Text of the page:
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Johannesburg - The Opposition to Urban Tolling Alliance (Outa) does not have the funds to appeal the Supreme Court of Appeal’s dismissal of its challenge to e-tolls, chairman Wayne Duvenage said on Friday.
“Outa will not appeal the judgment of the Supreme Court of Appeal. Outa is constrained by shortages of funds,” he told reporters in Johannesburg.
“We are exhausted from a funding point of view. We still owe our lawyers R1.8 million and it will cost R1.5m to continue. We realised that we are out of money.”
Duvenage was addressing the media in Johannesburg after a meeting with the Outa board on Monday.
He said it had met to decide the way forward, and after input from various role-players had realised it did not have the funds to continue the legal battle and should instead find other ways of fighting e-tolls.
“The SCA judgment neither addressed nor rules on the lawfulness of e-tolling as Outa's legal representatives argued that it should,” said Duvenage.
“Rather, following the technical approach argued by (the SA National Roads Agency Limited) Sanral and government, based on delay, the SCA completely avoided deciding whether e-tolling was unlawful.”
Duvenage said Outa's argument remained that Sanral and the government did not have a feeble public participation process.
He said Sanral and government avoided by “technicality” an enquiry by the court about why the transport minister had not consider the “exorbitant” cost the public would pay for e-tolling.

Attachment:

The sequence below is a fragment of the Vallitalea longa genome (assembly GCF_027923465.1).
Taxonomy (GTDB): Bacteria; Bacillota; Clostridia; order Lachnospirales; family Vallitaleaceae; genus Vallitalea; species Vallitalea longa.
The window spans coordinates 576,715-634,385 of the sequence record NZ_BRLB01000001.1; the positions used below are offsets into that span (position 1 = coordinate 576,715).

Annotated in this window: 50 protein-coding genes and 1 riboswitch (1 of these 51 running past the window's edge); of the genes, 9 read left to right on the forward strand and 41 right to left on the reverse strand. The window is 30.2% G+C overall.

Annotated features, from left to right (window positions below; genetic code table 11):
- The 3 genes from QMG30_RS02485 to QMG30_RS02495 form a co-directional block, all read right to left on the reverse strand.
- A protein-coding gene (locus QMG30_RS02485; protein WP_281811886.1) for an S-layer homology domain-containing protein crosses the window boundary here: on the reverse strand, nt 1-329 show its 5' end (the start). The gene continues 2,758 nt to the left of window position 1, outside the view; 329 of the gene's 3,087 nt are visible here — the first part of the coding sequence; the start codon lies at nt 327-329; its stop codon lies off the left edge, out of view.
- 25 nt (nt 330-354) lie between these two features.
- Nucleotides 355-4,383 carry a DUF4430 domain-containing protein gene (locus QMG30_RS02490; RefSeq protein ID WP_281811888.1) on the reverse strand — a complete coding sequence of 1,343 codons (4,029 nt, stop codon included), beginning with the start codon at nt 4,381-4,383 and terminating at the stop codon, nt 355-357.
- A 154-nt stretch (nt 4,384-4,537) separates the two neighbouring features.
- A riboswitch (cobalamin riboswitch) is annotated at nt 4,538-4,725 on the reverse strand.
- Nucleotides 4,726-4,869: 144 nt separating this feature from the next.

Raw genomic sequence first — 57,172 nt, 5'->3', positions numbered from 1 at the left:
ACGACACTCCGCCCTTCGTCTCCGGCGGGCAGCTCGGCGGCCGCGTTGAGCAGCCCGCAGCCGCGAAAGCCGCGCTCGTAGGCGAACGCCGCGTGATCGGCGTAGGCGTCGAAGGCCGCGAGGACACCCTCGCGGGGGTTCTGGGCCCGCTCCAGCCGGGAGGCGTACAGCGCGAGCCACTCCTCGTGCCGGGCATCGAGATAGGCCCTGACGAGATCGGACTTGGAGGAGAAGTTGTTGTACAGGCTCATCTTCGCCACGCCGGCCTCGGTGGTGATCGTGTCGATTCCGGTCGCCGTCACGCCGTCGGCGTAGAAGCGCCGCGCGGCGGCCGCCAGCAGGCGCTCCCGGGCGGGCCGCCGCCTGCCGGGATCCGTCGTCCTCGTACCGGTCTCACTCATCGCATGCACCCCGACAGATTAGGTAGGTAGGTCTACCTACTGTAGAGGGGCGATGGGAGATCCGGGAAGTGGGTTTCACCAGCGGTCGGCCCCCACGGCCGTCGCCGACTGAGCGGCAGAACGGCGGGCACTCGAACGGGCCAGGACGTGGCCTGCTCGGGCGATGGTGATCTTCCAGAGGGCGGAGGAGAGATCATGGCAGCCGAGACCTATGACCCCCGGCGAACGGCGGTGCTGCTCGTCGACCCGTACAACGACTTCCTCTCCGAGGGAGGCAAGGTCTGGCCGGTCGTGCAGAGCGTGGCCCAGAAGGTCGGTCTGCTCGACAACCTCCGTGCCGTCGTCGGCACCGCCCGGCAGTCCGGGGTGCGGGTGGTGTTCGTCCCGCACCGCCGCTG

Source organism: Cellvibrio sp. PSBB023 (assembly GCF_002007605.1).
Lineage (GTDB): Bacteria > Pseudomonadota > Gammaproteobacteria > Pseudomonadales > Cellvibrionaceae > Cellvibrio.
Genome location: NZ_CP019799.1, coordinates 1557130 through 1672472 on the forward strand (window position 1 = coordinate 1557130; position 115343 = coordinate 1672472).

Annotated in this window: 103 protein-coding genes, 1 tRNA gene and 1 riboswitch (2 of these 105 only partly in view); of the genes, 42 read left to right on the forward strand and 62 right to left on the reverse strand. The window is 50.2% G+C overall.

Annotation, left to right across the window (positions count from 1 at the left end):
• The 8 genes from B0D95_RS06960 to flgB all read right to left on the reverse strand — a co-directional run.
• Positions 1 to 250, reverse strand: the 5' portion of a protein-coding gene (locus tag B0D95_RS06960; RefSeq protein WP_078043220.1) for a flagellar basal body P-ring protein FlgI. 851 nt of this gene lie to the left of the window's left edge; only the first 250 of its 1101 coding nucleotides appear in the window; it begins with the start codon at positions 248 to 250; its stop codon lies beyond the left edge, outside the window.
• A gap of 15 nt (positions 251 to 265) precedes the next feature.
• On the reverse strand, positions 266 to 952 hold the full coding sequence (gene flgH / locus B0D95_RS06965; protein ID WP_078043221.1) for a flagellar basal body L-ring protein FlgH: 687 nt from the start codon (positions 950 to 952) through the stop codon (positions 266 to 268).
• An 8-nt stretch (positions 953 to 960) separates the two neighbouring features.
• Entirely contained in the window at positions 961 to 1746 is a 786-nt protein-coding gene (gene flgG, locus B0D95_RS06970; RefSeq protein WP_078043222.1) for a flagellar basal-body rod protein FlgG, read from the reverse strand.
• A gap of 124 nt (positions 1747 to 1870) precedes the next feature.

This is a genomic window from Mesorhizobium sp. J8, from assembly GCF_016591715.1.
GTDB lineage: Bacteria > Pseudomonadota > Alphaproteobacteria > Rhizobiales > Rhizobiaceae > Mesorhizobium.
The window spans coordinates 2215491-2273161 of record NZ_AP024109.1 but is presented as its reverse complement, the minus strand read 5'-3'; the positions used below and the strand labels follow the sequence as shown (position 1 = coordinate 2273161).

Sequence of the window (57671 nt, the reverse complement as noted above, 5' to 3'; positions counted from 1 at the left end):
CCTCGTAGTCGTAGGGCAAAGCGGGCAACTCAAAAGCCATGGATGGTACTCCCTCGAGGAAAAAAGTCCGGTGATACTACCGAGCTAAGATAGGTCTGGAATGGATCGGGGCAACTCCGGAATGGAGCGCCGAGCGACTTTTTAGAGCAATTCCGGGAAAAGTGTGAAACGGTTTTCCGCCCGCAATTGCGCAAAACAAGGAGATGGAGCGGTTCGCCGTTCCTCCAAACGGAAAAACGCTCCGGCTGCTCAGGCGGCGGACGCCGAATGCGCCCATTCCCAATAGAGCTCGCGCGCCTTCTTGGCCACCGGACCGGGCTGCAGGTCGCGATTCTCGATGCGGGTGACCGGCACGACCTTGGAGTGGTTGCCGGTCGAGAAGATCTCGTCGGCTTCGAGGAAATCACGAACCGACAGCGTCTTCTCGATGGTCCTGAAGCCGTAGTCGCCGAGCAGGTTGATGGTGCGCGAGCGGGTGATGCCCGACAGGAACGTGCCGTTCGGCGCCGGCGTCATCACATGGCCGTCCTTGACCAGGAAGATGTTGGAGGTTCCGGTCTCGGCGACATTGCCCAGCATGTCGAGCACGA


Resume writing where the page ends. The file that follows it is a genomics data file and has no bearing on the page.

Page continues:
“In deciding not to appeal the SCA judgment, Outa is not abandoning bringing these and other unlawful aspects of e-tolling to a head in court,” he said.
“It is only avoiding the risk of Sanral and government defeating the legal challenge to e-tolling in the Constitutional Court on a similar technical basis.”
He said the public's money would be better spent in a legal process where Sanral and the government could not a decision on the lawfulness of e-tolling for technical reasons.
Outa could not do it if motorists did not come on board and join the fight, Duvenage said.
He urged motorists to not buy e-tags, and said it was not illegal to not have an e-tag.
“Outa does not have an objection. What we are concerned about is how tolling is done in this country,” he said.
Duvenage said tolling was forcing people to use alternatives routes and this would have consequences.
The SCA dismissed Outa's challenge against e-tolls on October 9.
Duvenage said that since the decision, Outa had received some donations and he thanked the donors.
Going forward, Outa would educate society to know their rights and what to do when in certain situations around e-tolls, he said.
Duvenage thanked the 12 000 members of the public and 350 businesses who supported them and said it was not the end of Outa.
“Outa denounces the e-toll system due to its lack of operational efficiency, strategic logic and ethical justification and due to the fact that it has not been introduced in accordance with the law,” he said.